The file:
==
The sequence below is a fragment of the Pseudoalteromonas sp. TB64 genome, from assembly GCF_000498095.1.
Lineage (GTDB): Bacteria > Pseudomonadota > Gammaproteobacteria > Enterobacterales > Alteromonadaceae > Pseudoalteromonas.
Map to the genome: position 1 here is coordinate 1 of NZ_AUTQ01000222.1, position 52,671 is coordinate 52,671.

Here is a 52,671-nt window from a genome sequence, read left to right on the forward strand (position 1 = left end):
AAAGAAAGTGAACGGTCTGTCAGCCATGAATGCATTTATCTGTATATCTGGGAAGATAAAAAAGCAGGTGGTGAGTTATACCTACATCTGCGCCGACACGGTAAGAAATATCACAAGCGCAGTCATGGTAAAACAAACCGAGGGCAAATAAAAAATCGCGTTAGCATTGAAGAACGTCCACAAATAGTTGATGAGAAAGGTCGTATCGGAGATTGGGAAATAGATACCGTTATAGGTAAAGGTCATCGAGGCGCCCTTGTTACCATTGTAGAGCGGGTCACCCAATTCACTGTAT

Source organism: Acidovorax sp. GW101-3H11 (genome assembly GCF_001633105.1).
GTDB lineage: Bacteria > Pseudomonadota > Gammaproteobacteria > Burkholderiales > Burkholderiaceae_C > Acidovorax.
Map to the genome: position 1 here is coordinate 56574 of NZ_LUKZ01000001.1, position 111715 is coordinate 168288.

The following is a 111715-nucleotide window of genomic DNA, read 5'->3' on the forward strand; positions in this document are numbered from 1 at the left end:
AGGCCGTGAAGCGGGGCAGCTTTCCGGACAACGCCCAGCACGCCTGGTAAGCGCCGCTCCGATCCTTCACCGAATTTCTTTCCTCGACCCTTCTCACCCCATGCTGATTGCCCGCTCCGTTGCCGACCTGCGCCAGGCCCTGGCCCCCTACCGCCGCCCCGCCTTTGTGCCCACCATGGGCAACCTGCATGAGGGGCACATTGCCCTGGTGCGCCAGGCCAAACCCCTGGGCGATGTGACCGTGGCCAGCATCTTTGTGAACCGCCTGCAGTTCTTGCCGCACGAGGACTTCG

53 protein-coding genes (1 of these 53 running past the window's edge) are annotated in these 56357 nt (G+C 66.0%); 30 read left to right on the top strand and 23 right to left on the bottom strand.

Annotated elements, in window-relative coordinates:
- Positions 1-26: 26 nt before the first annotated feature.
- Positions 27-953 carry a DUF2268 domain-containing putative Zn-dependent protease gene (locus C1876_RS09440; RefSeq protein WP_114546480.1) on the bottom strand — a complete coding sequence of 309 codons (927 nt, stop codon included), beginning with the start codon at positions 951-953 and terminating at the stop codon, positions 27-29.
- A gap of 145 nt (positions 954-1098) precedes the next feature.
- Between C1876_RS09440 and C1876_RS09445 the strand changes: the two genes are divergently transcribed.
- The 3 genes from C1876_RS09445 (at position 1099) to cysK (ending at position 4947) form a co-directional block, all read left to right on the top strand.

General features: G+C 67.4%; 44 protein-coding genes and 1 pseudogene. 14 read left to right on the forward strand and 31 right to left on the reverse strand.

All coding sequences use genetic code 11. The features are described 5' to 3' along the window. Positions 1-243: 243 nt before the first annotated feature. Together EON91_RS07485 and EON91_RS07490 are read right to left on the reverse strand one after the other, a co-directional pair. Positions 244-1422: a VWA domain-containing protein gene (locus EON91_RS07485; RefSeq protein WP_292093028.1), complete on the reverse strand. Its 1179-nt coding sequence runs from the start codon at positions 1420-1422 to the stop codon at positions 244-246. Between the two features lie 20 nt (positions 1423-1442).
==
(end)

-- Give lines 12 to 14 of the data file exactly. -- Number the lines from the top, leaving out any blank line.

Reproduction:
Annotated elements, in window-relative coordinates:
- Positions 1-26: 26 nt before the first annotated feature.
- Positions 27-953 carry a DUF2268 domain-containing putative Zn-dependent protease gene (locus C1876_RS09440; RefSeq protein WP_114546480.1) on the bottom strand — a complete coding sequence of 309 codons (927 nt, stop codon included), beginning with the start codon at positions 951-953 and terminating at the stop codon, positions 27-29.